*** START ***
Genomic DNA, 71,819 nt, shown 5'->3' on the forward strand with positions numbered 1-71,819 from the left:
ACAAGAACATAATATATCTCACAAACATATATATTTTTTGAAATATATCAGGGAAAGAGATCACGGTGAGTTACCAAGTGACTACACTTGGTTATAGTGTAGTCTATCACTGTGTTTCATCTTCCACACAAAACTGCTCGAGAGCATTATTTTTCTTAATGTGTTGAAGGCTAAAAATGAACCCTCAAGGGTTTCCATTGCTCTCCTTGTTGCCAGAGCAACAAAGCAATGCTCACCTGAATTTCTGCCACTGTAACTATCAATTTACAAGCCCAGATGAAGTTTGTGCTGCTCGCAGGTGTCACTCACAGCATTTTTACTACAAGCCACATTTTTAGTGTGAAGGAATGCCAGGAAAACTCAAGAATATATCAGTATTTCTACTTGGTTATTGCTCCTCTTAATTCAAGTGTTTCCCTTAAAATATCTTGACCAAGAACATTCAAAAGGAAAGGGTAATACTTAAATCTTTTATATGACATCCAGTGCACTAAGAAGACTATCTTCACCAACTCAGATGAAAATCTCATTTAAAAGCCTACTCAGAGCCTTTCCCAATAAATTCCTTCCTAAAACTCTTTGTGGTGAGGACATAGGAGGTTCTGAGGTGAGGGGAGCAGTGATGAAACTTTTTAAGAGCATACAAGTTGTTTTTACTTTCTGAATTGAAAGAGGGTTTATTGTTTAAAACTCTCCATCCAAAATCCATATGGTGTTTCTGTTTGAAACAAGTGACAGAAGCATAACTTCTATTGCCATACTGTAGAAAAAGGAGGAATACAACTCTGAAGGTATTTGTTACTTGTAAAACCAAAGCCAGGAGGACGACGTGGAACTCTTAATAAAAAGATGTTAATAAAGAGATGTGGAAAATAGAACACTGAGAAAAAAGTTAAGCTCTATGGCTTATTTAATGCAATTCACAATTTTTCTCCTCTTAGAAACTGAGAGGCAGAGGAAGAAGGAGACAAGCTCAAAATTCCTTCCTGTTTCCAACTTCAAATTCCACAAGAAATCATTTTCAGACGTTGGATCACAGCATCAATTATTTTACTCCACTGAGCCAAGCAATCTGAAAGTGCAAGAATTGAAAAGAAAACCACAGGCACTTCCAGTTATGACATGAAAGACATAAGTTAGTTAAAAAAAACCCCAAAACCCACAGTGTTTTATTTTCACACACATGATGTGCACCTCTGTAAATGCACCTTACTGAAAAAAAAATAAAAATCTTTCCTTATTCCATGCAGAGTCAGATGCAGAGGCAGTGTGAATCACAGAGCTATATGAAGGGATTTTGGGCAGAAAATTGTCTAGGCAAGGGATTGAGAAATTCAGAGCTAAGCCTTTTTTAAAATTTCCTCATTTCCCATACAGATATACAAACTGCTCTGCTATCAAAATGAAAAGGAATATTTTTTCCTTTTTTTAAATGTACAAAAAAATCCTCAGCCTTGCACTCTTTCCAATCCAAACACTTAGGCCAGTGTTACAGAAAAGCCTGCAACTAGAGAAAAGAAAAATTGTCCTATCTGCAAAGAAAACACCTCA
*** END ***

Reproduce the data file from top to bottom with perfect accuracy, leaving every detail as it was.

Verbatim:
Genomic DNA, 71,819 nt, shown 5'->3' on the forward strand with positions numbered 1-71,819 from the left:
ACAAGAACATAATATATCTCACAAACATATATATTTTTTGAAATATATCAGGGAAAGAGATCACGGTGAGTTACCAAGTGACTACACTTGGTTATAGTGTAGTCTATCACTGTGTTTCATCTTCCACACAAAACTGCTCGAGAGCATTATTTTTCTTAATGTGTTGAAGGCTAAAAATGAACCCTCAAGGGTTTCCATTGCTCTCCTTGTTGCCAGAGCAACAAAGCAATGCTCACCTGAATTTCTGCCACTGTAACTATCAATTTACAAGCCCAGATGAAGTTTGTGCTGCTCGCAGGTGTCACTCACAGCATTTTTACTACAAGCCACATTTTTAGTGTGAAGGAATGCCAGGAAAACTCAAGAATATATCAGTATTTCTACTTGGTTATTGCTCCTCTTAATTCAAGTGTTTCCCTTAAAATATCTTGACCAAGAACATTCAAAAGGAAAGGGTAATACTTAAATCTTTTATATGACATCCAGTGCACTAAGAAGACTATCTTCACCAACTCAGATGAAAATCTCATTTAAAAGCCTACTCAGAGCCTTTCCCAATAAATTCCTTCCTAAAACTCTTTGTGGTGAGGACATAGGAGGTTCTGAGGTGAGGGGAGCAGTGATGAAACTTTTTAAGAGCATACAAGTTGTTTTTACTTTCTGAATTGAAAGAGGGTTTATTGTTTAAAACTCTCCATCCAAAATCCATATGGTGTTTCTGTTTGAAACAAGTGACAGAAGCATAACTTCTATTGCCATACTGTAGAAAAAGGAGGAATACAACTCTGAAGGTATTTGTTACTTGTAAAACCAAAGCCAGGAGGACGACGTGGAACTCTTAATAAAAAGATGTTAATAAAGAGATGTGGAAAATAGAACACTGAGAAAAAAGTTAAGCTCTATGGCTTATTTAATGCAATTCACAATTTTTCTCCTCTTAGAAACTGAGAGGCAGAGGAAGAAGGAGACAAGCTCAAAATTCCTTCCTGTTTCCAACTTCAAATTCCACAAGAAATCATTTTCAGACGTTGGATCACAGCATCAATTATTTTACTCCACTGAGCCAAGCAATCTGAAAGTGCAAGAATTGAAAAGAAAACCACAGGCACTTCCAGTTATGACATGAAAGACATAAGTTAGTTAAAAAAAACCCCAAAACCCACAGTGTTTTATTTTCACACACATGATGTGCACCTCTGTAAATGCACCTTACTGAAAAAAAAATAAAAATCTTTCCTTATTCCATGCAGAGTCAGATGCAGAGGCAGTGTGAATCACAGAGCTATATGAAGGGATTTTGGGCAGAAAATTGTCTAGGCAAGGGATTGAGAAATTCAGAGCTAAGCCTTTTTTAAAATTTCCTCATTTCCCATACAGATATACAAACTGCTCTGCTATCAAAATGAAAAGGAATATTTTTTCCTTTTTTTAAATGTACAAAAAAATCCTCAGCCTTGCACTCTTTCCAATCCAAACACTTAGGCCAGTGTTACAGAAAAGCCTGCAACTAGAGAAAAGAAAAATTGTCCTATCTGCAAAGAAAACACCTCA